Your urine will be coming out through a catheter and emptying into a bag. The urine may be crystal clear or appear slightly bloody for a few days. Both are normal findings. You may have drainage tubes (unlikely in total nephrectomy or adrenalectomy, but common with partial nephrectomy) attached to bags to empty the excess fluid accumulation in the body from the operation. You may also have boots on your legs that inflate and deflate (intermittent squeezing) to prevent the formation of blood clots in your veins (deep vein thrombosis orDVT).
*In some instances, there may be a drainage tube or “chest tube” in the lower side of your lung cavity. In operations that require high dissection near the lung (some adrenal tumors, large kidney tumors, or upper kidney tumors/inflammatory processes in which the mass is adherent to the lung cavity), we may enter the lung cavity.
All that is required is a “chest tube” for a few days to allow the cavity to heal.
A typical hospital stay for these operations is usually less than a week depending on your particular health status and your post-operative hospital course. It is important to get out of bed either the first or second morning and spend some time in the chair. With assistance from a nurse or family member, you may walk on the first day. Drains or catheters will be removed as your surgeon sees appropriate. Upon discharge, you may have no dressing (bandage) on your incision. You will be discharged with instructions for follow-up in our office. Other than your regular medications, you may be on an antibiotic, a pain medication, and a stool softener so that you do not strain to have bowel movements. Other medications are rarely necessary but depend on your particular needs.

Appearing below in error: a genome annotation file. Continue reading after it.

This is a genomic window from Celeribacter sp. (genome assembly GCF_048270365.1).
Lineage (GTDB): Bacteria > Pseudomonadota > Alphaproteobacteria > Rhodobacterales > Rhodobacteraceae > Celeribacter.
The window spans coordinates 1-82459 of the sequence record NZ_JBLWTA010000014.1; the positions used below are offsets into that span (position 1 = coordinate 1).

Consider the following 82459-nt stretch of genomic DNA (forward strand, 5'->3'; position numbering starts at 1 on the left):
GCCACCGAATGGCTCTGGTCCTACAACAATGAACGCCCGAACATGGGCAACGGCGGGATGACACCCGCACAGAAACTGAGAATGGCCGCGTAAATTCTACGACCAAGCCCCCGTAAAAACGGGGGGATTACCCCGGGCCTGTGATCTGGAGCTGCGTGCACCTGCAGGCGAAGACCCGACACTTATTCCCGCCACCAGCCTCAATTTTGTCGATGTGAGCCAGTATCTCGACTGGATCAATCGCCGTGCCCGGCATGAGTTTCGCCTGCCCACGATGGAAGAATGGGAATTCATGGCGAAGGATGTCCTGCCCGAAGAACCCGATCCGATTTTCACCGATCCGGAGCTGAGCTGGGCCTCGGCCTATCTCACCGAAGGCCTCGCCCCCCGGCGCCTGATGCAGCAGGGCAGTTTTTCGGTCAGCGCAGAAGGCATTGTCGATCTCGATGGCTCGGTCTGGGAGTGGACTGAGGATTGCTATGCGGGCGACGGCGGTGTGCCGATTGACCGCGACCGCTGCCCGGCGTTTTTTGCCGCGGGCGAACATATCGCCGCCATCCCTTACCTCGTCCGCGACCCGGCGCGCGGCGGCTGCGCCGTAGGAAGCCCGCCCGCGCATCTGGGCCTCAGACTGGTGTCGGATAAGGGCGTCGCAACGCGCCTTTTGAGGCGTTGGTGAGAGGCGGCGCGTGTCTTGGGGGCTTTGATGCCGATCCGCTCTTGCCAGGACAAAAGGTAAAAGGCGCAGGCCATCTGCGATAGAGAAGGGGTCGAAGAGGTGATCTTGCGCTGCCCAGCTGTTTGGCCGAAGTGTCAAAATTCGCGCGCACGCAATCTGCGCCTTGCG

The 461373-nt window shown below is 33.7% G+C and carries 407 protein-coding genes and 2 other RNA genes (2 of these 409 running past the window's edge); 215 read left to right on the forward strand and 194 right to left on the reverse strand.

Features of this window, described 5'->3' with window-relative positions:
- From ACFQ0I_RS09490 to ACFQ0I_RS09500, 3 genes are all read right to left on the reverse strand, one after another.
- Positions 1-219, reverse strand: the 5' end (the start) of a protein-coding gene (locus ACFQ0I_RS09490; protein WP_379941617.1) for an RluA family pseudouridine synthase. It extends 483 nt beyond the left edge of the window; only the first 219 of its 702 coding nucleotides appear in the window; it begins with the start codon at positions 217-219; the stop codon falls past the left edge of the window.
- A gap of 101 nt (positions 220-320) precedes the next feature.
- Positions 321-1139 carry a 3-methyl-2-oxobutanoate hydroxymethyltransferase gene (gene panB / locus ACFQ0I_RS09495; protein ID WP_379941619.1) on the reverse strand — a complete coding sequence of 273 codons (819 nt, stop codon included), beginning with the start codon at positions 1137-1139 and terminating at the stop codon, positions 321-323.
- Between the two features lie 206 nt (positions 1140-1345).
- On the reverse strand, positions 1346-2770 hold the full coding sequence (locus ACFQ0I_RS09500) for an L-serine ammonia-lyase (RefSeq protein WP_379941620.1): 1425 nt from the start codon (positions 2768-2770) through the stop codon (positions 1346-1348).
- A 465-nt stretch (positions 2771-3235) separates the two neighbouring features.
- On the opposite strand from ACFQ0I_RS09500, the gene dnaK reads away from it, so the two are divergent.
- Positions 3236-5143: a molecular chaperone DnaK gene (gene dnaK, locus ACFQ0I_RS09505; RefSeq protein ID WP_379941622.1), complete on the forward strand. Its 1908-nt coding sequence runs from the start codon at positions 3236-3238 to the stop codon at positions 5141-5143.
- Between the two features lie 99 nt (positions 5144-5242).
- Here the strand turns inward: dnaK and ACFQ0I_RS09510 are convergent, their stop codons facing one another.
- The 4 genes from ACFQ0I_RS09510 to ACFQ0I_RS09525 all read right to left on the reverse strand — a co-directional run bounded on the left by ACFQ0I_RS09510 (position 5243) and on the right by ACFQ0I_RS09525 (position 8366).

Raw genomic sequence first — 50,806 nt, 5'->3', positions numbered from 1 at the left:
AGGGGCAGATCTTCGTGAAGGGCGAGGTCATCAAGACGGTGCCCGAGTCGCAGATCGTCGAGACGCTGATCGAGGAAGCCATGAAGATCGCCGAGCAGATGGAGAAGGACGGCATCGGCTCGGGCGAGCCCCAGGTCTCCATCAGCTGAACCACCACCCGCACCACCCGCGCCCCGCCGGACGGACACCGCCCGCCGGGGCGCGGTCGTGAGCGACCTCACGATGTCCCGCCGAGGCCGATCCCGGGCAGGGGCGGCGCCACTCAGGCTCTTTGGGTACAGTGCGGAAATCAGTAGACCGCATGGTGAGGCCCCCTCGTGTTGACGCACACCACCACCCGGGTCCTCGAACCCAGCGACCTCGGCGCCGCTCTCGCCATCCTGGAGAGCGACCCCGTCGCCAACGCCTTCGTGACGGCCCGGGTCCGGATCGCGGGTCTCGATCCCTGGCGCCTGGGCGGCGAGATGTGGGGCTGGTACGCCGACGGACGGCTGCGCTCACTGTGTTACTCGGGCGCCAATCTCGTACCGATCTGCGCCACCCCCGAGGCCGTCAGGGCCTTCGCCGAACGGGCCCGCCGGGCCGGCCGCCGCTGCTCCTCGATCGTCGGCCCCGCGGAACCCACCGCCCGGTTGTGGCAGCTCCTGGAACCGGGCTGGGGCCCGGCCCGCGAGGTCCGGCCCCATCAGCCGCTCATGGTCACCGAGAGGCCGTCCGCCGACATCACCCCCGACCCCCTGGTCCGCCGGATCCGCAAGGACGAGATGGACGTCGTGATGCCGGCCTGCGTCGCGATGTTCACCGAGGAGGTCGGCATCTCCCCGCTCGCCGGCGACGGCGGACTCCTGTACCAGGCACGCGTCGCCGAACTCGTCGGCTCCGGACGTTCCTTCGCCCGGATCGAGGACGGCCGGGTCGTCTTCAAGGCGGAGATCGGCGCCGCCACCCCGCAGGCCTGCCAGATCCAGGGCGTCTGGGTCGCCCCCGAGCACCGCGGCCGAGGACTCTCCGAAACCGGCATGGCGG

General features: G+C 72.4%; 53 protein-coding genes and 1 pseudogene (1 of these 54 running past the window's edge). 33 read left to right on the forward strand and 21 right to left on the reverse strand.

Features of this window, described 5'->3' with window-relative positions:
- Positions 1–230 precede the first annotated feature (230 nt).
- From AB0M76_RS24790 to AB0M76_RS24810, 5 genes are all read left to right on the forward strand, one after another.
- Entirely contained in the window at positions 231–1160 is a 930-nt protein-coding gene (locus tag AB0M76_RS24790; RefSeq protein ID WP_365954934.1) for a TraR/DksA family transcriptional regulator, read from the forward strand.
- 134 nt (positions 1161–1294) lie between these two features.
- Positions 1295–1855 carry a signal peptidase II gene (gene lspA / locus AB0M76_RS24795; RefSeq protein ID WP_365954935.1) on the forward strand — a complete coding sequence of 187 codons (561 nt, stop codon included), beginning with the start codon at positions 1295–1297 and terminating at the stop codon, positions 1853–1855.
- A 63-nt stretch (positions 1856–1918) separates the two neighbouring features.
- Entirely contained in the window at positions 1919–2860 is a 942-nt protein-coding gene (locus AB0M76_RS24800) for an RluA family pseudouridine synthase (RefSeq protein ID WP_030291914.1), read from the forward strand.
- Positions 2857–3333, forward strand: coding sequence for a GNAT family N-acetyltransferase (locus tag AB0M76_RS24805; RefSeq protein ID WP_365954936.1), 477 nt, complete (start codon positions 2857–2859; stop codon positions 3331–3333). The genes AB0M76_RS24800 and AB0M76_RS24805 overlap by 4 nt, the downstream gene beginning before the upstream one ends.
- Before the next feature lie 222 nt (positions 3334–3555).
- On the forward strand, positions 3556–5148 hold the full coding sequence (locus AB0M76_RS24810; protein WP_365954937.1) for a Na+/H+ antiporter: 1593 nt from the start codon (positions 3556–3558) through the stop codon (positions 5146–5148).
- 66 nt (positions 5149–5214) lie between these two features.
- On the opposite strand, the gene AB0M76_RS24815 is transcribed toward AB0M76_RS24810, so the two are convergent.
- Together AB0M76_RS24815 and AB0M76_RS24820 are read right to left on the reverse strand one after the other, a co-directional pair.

It is normal to feel a bit tired or weak for several weeks. *Remember, you had a big operation. We typically tell patients that they will be out of work for at least 4-6 weeks (up to12 weeks is possible if your occupation requires strenuous activity) and that it may take several more weeks before you truly feel like yourself.